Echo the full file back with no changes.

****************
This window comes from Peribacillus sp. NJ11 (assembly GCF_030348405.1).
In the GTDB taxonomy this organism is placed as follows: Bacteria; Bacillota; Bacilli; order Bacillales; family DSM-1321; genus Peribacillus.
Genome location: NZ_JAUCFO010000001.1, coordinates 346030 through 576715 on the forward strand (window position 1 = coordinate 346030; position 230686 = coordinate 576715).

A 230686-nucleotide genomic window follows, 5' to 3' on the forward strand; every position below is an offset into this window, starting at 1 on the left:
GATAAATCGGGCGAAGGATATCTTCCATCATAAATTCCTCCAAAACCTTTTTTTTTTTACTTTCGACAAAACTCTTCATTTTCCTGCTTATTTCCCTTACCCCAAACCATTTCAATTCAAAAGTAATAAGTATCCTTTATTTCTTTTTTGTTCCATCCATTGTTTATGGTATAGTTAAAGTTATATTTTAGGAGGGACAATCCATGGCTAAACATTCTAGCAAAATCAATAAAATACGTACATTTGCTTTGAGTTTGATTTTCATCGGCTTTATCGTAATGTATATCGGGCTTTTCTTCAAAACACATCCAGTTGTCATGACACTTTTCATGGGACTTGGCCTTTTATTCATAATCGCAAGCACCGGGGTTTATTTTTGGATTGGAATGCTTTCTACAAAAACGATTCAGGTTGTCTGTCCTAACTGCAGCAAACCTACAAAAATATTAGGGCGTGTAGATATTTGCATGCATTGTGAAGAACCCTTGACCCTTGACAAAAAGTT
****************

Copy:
This window comes from Peribacillus sp. NJ11 (assembly GCF_030348405.1).
In the GTDB taxonomy this organism is placed as follows: Bacteria; Bacillota; Bacilli; order Bacillales; family DSM-1321; genus Peribacillus.
Genome location: NZ_JAUCFO010000001.1, coordinates 346030 through 576715 on the forward strand (window position 1 = coordinate 346030; position 230686 = coordinate 576715).

A 230686-nucleotide genomic window follows, 5' to 3' on the forward strand; every position below is an offset into this window, starting at 1 on the left:
GATAAATCGGGCGAAGGATATCTTCCATCATAAATTCCTCCAAAACCTTTTTTTTTTTACTTTCGACAAAACTCTTCATTTTCCTGCTTATTTCCCTTACCCCAAACCATTTCAATTCAAAAGTAATAAGTATCCTTTATTTCTTTTTTGTTCCATCCATTGTTTATGGTATAGTTAAAGTTATATTTTAGGAGGGACAATCCATGGCTAAACATTCTAGCAAAATCAATAAAATACGTACATTTGCTTTGAGTTTGATTTTCATCGGCTTTATCGTAATGTATATCGGGCTTTTCTTCAAAACACATCCAGTTGTCATGACACTTTTCATGGGACTTGGCCTTTTATTCATAATCGCAAGCACCGGGGTTTATTTTTGGATTGGAATGCTTTCTACAAAAACGATTCAGGTTGTCTGTCCTAACTGCAGCAAACCTACAAAAATATTAGGGCGTGTAGATATTTGCATGCATTGTGAAGAACCCTTGACCCTTGACAAAAAGTT